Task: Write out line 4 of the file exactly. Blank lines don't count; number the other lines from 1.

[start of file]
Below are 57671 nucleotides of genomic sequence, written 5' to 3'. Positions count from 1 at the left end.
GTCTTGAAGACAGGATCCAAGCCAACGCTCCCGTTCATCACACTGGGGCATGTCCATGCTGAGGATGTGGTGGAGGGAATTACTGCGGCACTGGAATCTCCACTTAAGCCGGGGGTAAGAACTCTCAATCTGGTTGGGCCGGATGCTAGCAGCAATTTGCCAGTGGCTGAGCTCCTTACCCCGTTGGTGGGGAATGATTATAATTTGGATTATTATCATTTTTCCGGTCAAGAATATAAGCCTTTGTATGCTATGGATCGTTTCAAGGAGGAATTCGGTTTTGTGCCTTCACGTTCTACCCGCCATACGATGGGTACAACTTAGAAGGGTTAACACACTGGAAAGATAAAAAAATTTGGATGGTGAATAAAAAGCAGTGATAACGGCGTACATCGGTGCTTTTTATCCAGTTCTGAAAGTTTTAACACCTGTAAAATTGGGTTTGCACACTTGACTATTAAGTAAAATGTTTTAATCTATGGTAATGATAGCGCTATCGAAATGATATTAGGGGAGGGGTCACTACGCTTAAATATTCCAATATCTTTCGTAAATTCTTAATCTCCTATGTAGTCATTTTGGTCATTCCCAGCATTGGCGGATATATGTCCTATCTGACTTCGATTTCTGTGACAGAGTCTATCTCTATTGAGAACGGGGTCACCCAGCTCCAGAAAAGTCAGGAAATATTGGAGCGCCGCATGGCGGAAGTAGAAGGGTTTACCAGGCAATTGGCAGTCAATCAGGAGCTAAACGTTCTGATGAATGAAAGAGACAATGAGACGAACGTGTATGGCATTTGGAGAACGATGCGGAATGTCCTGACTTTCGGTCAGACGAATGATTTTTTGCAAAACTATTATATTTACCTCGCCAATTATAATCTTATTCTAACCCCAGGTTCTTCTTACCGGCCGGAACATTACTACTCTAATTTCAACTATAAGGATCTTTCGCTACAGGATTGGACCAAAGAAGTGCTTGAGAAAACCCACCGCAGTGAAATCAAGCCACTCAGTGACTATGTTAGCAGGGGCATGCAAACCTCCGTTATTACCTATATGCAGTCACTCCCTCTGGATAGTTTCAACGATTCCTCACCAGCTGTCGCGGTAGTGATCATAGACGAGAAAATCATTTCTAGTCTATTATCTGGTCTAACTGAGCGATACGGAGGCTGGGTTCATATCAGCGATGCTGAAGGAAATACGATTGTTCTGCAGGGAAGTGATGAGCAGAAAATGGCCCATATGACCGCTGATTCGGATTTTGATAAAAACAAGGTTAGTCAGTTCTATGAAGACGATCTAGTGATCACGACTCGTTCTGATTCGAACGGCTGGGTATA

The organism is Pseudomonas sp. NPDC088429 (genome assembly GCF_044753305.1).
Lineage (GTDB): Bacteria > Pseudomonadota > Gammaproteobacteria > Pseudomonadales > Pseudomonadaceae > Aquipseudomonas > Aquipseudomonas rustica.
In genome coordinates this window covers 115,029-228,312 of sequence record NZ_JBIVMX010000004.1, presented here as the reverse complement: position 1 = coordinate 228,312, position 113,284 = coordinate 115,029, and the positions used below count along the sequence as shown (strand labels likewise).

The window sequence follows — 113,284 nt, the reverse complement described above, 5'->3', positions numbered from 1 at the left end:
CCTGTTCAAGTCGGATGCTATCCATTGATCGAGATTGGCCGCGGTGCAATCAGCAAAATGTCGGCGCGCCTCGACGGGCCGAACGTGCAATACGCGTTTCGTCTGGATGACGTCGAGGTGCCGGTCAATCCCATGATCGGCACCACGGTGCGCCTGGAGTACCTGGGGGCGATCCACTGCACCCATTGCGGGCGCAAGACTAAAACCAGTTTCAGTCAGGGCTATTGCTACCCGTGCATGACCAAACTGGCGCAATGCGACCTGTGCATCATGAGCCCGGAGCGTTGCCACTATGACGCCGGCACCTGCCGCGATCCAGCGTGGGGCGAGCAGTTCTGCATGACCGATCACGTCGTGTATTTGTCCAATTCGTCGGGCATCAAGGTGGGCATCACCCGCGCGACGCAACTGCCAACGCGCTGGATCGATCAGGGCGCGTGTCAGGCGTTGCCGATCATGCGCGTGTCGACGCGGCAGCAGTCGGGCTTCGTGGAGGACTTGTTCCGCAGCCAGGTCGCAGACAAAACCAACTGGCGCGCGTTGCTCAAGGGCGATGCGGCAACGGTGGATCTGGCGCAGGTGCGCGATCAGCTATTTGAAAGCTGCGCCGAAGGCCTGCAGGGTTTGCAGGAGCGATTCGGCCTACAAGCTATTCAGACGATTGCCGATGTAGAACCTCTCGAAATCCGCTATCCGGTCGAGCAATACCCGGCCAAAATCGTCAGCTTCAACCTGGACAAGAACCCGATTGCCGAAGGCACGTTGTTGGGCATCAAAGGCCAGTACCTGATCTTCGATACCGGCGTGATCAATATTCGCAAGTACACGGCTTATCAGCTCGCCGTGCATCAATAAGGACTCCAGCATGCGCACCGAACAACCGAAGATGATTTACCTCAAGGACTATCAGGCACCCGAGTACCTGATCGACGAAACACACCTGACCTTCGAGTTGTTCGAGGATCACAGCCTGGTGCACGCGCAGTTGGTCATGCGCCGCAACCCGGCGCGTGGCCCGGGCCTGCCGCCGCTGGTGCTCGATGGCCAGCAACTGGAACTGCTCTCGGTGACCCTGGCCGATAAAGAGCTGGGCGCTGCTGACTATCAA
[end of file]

Lineage (GTDB): Bacteria > Pseudomonadota > Gammaproteobacteria > Pseudomonadales > Pseudomonadaceae > Aquipseudomonas > Aquipseudomonas rustica.